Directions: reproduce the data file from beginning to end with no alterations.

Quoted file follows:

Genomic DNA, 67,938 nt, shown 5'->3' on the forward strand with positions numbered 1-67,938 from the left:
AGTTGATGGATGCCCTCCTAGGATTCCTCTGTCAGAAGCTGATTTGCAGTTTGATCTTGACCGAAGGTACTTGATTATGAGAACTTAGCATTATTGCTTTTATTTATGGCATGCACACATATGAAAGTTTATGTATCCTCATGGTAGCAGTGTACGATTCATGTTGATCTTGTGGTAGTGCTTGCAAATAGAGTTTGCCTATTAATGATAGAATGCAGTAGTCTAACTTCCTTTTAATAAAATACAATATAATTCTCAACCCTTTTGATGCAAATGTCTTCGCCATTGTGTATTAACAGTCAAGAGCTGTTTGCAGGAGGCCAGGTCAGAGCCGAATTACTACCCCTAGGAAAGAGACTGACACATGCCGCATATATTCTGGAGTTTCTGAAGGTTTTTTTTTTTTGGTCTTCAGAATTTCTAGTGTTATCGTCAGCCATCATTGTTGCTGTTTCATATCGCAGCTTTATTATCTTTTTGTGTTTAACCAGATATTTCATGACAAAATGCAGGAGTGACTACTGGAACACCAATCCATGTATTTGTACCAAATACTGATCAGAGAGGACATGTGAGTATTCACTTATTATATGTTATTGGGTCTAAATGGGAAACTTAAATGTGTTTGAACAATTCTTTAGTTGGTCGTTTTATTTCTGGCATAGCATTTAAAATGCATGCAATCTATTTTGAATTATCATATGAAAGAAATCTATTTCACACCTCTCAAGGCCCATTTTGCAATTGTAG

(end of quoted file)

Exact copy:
Genomic DNA, 67,938 nt, shown 5'->3' on the forward strand with positions numbered 1-67,938 from the left:
AGTTGATGGATGCCCTCCTAGGATTCCTCTGTCAGAAGCTGATTTGCAGTTTGATCTTGACCGAAGGTACTTGATTATGAGAACTTAGCATTATTGCTTTTATTTATGGCATGCACACATATGAAAGTTTATGTATCCTCATGGTAGCAGTGTACGATTCATGTTGATCTTGTGGTAGTGCTTGCAAATAGAGTTTGCCTATTAATGATAGAATGCAGTAGTCTAACTTCCTTTTAATAAAATACAATATAATTCTCAACCCTTTTGATGCAAATGTCTTCGCCATTGTGTATTAACAGTCAAGAGCTGTTTGCAGGAGGCCAGGTCAGAGCCGAATTACTACCCCTAGGAAAGAGACTGACACATGCCGCATATATTCTGGAGTTTCTGAAGGTTTTTTTTTTTTGGTCTTCAGAATTTCTAGTGTTATCGTCAGCCATCATTGTTGCTGTTTCATATCGCAGCTTTATTATCTTTTTGTGTTTAACCAGATATTTCATGACAAAATGCAGGAGTGACTACTGGAACACCAATCCATGTATTTGTACCAAATACTGATCAGAGAGGACATGTGAGTATTCACTTATTATATGTTATTGGGTCTAAATGGGAAACTTAAATGTGTTTGAACAATTCTTTAGTTGGTCGTTTTATTTCTGGCATAGCATTTAAAATGCATGCAATCTATTTTGAATTATCATATGAAAGAAATCTATTTCACACCTCTCAAGGCCCATTTTGCAATTGTAG